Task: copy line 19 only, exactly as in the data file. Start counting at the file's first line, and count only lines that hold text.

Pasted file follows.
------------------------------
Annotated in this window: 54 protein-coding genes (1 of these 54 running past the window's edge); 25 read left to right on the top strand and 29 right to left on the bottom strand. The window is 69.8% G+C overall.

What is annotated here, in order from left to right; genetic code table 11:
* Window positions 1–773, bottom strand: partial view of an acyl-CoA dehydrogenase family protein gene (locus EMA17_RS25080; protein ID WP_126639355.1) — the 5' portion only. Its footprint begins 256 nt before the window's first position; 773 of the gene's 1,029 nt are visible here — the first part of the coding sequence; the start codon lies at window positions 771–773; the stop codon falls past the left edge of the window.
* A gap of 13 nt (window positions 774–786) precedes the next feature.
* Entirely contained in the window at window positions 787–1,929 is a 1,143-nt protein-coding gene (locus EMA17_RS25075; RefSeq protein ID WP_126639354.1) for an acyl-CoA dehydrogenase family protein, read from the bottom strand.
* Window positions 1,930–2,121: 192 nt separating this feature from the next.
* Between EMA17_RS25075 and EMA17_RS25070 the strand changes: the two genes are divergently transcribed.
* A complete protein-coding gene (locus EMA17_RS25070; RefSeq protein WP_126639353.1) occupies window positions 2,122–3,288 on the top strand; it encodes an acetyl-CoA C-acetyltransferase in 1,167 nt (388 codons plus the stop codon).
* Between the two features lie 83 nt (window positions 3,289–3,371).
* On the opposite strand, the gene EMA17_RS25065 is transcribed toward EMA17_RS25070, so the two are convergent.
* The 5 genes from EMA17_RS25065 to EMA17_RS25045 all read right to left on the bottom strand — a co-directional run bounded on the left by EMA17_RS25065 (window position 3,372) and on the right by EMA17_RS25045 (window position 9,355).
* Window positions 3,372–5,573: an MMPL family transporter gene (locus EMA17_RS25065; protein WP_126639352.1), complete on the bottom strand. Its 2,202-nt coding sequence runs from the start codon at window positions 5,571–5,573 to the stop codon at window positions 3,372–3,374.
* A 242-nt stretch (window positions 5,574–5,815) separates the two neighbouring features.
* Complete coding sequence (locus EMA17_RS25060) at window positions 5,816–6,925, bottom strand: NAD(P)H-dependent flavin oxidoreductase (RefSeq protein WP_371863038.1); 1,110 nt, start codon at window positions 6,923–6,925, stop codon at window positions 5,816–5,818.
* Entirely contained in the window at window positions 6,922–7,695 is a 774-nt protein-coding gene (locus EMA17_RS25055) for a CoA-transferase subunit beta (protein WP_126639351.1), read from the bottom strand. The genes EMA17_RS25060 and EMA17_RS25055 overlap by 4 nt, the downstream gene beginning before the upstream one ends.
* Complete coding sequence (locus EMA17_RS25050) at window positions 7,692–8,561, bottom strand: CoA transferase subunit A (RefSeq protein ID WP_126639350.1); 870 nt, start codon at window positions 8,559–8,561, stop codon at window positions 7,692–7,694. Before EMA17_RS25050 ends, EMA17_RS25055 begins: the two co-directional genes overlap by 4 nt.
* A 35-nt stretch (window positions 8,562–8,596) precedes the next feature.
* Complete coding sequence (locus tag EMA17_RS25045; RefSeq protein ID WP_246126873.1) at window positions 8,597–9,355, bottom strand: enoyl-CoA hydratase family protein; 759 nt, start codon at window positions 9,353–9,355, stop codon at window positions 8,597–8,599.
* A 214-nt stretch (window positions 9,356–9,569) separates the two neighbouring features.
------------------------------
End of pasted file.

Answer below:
* A 214-nt stretch (window positions 9,356–9,569) separates the two neighbouring features.